“You can have a sensitivity to androgens, which are hormones and it may be the hormone testosterone, and yes - [females] do produce testosterone. When that binds to the hair follicle, it converts to what we call dihydrotestosterone (DHT). What DHT does is it miniaturises the hair, so through each growth cycle that hair goes through it gets thinner and thinner until it can’t grow at all.”

DHT Blocker: What's Good?

Eva says: “A treatment that we use predominantly with men - you can use quite a strong drug called Propecia and it’s a chemical DHT blocker. What we tend to use with ladies, and also with younger guys that have got issues with syndromes and things you can get from the pharmaceuticals, we would use an extract of Saw Palmetto. Saw Palmetto is a natural DHT blocker, and there have been trials done - it does effectively block DHT and brings density back into the hair.”

Saw Palmetto can be found in Cel’s Microstem Shampoo and Conditioner which both work to prevent hair loss, promote new hair growth, and strengthen existing hair and it’s also located in Cel’s Hair Thickening Mask which is designed to strengthen and smooth dry, damaged, and frizz-prone hair.

Eva continues: “[So, alongside proven treatments like Propecia and/or Minoxodil], I’d also be adding in a hair growth serum, that’s got lots of stimulating properties as well, because it’s very important to stimulate the microcirculation of the scalp, to get those follicles active and to get that hair to be as full and to last in the growing phase as long as possible, so I’d combine hair care and pharmaceuticals.”

Another touted natural DHT blocker is biotin (vitamin H). It boosts and metabolises keratin levels in the body which is a protein that contributes to the structure of hair, skin and nails. Biotin is thought of as a useful vitamin that has been shown to help hair regrow and prevent existing strands from shedding. 

How Quickly Can DHT Blockers Work?

Eva concludes: “If you’re on a treatment path, you should start to see results when using the Cel products within around 4 months, [and it’s] 4 months because that’s the [common] length of a growth cycle. So, naturally shed hair has shed, new hair is regrowing - going back into the growth phase - so, over that duration you should see the effects of the Cel products.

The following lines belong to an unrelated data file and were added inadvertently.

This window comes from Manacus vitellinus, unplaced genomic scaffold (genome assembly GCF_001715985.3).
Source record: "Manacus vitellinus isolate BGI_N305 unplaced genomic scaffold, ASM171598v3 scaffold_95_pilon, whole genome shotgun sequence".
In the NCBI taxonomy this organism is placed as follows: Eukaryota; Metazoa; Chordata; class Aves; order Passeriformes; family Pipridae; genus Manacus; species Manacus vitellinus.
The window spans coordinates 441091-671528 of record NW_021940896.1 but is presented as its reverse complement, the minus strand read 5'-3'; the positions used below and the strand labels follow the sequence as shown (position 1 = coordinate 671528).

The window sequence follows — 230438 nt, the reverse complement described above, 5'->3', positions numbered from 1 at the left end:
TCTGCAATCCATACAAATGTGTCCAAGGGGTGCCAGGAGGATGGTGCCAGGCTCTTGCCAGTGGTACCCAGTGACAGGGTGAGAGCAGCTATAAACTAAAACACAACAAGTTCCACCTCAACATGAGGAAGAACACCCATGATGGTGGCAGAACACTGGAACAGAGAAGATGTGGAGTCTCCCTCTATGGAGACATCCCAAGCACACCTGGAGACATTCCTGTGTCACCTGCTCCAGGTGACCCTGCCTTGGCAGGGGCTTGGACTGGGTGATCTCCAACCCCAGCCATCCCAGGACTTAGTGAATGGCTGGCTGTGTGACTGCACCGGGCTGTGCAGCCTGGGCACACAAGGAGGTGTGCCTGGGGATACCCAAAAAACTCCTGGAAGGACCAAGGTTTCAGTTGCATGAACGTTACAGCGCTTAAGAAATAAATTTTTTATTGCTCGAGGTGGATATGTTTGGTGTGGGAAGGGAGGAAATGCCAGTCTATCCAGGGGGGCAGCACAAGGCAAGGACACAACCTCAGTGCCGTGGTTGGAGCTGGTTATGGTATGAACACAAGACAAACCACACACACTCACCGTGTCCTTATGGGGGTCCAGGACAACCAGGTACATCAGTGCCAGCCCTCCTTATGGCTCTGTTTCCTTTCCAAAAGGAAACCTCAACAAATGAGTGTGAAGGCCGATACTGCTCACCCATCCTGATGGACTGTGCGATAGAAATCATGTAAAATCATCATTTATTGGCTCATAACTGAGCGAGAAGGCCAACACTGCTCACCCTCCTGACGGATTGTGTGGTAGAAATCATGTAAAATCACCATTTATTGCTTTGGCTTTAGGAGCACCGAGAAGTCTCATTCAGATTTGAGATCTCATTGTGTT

“I work with a scalp microscope, so when I examine a patient, I look very much down at the scalp, at the follicles, and really see each strand of hair. Typically, if I put someone on a recovery regime, as early as 4 months I can see [improvement] on the microscope even though it might not be so discernible to the naked eye. But generally, you’re looking anywhere between 4 and 6 months for you to start to really feel and see it.

“What you have to remember with hair is, you didn’t lose your hair overnight, [so] you don’t recover it back as quickly but if you’re on the right treatment path and you’ve been doing everything you’ve been advised to do, then you do get great results.”

Related Reads

What Are The Early Signs Of Balding?

What Are The Best Products For Alopecia Areata?

Hair Loss In Men: Why It Happens And How To Fix It


American Hair Loss Association

British Association Of Dermatologists




Sarah Milton

A passionate content writer, with a specific interest in the science behind hair care. Having created content for several years, I’ve grown my knowledge exponentially in the science behind hair growth, quality and texture, and what ingredients our tresses need to thrive. When not in the office, I’m walking my dog along the beach or invested in a brilliant television drama.